The majority block, MAS is divided to the point of breaking over the regulations for the debates of the Constituent Assembly. The central argument has been over whether the deciding vote should be based on an absolute majority, a simple majority, or if a system of mixed approval should be in place to legitimize the decision-making of the Constituent Assembly.

The indigenous sector of MAS supports the more radical stance of an absolute majority, while the rightist opposition party PODEMOS, along with the rest of the minority parties have been asking for a simple majority. The less radical sector of MAS, meanwhile, hopes for a system of mixed approval.


After huge arguments, MAS succeeded in pushing forward its demand. The only vote dictated by a simple majority will be enough to approve the definitive version of the constitutional text.

The internal crisis within MAS, the mounting attacks of the opposition, and the about-face of syndicates who were once stalwart supporters of Morales, are having a very frustrating effect on the good intentions of the current government. If MAS wants to continue to lead, it must moderate some of the pretensions that are making it blind.

The lack of political, administrative, and technical officials is the major Achilles heel of Bolivia’s socialist government, which gained power in a moment in which the majority of intellectuals had adopted neo-liberalism as their guiding philosophy.

This dearth of leaders has put tension on the government in this stage of the political crisis. The growing stagnation of the move to nationalize hydrocarbon led the government to create a team of ministers from the Treasury, Planning, and Defense Departments, and the Presidency.


YPFB has yet to participate in the productive chain, and commercialize hydrocarbon in the internal and external market, as was obliged in the decree of May 1st. The reestablishment of the decree has still not gone into effect.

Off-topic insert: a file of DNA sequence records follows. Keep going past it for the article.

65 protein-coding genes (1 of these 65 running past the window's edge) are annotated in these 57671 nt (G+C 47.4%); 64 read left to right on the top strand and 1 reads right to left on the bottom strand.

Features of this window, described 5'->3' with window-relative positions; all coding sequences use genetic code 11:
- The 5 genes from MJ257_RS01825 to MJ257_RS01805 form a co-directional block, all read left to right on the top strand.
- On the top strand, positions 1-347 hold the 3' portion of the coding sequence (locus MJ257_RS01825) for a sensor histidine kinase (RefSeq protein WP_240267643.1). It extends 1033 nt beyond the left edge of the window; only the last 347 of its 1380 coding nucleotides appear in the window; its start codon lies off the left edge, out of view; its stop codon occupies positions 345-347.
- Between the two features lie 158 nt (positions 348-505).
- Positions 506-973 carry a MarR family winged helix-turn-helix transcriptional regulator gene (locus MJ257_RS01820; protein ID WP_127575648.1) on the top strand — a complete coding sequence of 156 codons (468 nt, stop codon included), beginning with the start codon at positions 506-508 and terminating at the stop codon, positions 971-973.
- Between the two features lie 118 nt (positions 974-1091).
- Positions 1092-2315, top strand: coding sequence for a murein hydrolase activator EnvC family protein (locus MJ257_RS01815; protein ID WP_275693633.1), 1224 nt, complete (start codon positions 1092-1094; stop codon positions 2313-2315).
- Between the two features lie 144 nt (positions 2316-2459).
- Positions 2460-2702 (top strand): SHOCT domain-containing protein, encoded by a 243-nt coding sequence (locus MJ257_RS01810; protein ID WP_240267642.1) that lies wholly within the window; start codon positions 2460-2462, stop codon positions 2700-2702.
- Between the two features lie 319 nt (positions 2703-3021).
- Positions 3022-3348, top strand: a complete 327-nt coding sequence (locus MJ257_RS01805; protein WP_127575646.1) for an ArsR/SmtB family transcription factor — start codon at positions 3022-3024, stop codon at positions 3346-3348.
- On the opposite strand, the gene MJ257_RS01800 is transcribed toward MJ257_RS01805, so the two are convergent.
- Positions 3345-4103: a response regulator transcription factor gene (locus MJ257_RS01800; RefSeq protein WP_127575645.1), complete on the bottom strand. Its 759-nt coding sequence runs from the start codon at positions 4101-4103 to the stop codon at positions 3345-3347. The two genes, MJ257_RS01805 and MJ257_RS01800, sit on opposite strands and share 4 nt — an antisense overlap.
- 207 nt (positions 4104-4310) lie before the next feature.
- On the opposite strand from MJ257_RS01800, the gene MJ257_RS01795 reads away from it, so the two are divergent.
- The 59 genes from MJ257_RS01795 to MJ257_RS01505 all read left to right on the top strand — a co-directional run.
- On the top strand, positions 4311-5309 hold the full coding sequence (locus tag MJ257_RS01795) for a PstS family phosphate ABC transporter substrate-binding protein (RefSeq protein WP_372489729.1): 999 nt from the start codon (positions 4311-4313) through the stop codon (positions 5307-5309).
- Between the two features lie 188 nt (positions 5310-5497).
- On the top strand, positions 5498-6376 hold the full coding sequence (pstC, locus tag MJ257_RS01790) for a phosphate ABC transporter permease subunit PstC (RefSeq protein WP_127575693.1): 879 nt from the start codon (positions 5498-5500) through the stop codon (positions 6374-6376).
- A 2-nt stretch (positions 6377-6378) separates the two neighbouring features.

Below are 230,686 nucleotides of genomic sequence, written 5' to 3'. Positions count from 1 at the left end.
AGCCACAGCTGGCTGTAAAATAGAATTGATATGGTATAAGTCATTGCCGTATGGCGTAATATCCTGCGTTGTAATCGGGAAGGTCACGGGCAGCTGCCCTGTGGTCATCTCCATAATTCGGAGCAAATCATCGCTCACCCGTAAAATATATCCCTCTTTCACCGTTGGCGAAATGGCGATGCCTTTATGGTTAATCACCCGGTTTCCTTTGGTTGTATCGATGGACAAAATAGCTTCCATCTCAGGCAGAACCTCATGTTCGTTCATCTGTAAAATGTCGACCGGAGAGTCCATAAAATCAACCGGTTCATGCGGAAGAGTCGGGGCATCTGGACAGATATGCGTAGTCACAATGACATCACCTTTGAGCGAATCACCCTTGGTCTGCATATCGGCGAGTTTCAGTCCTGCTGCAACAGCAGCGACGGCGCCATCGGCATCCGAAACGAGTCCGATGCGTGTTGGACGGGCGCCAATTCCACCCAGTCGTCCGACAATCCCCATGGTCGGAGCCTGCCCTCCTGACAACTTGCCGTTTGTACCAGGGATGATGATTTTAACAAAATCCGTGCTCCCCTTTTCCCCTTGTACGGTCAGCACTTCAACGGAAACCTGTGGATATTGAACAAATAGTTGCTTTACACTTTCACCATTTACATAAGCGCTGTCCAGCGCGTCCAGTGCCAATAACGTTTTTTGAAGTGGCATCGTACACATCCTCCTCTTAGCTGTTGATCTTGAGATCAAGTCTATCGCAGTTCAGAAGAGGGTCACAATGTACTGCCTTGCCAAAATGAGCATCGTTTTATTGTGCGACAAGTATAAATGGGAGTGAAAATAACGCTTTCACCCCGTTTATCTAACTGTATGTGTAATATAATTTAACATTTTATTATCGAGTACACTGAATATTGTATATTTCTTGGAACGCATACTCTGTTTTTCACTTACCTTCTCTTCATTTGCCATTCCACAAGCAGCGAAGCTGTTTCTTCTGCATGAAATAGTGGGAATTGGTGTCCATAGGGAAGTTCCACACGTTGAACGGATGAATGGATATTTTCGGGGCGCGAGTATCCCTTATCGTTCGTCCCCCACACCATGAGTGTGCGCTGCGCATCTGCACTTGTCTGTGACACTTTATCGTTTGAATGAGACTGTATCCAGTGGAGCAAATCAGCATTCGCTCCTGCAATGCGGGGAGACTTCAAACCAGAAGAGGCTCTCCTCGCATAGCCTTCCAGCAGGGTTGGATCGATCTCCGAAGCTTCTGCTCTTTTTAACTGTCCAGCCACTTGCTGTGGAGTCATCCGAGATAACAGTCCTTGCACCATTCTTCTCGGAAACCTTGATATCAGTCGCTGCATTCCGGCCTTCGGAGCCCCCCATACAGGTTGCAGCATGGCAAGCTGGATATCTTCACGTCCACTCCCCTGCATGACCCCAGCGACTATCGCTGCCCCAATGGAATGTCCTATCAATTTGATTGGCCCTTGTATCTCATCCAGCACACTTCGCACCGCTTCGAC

Negotiations, meanwhile, for a loan of 180 million dollars from the Central Bank and auditors are running behind schedule, making it impossible to sign new contracts with transnational businesses within the established timeframe.

The time has come, therefore, to give clear signals to Brazil and Spain of Bolivia’s commitment to continue negotiations, despite Evo Morales’ statement that what we need is investment, not bosses or proprietors.


Negotiations with Brazil to give credibility to the increase announced by the Bolivian government from four to seven dollars per million BTU (gas measurements) have stopped for now, due to the pre-election anxiety of Brazilian President Luiz Inacio Lula da Silva.

The trip of Bolivian Vice-President Garcia Linera to the country, accomplished nothing more than a promise to reopen conversations.

With Spain, on the other hand, the fight will be somewhat tougher. Garcia Linera has a trip to Madrid planned for October in order to work out new agreements and slow the pressure that the Spanish company Repsol-YPF is exerting on the Bolivian government.

Until now, Evo Morales has won all of his public battles. It is up to him now to show his country and the entire world that he has maintained the popular support that he won upon being elected. And what is more, Morales must prove that he is a leader open to dialogue with the opposition, and dedicated to deepening and strengthening democracy in Bolivia, where it has been squashed so many times.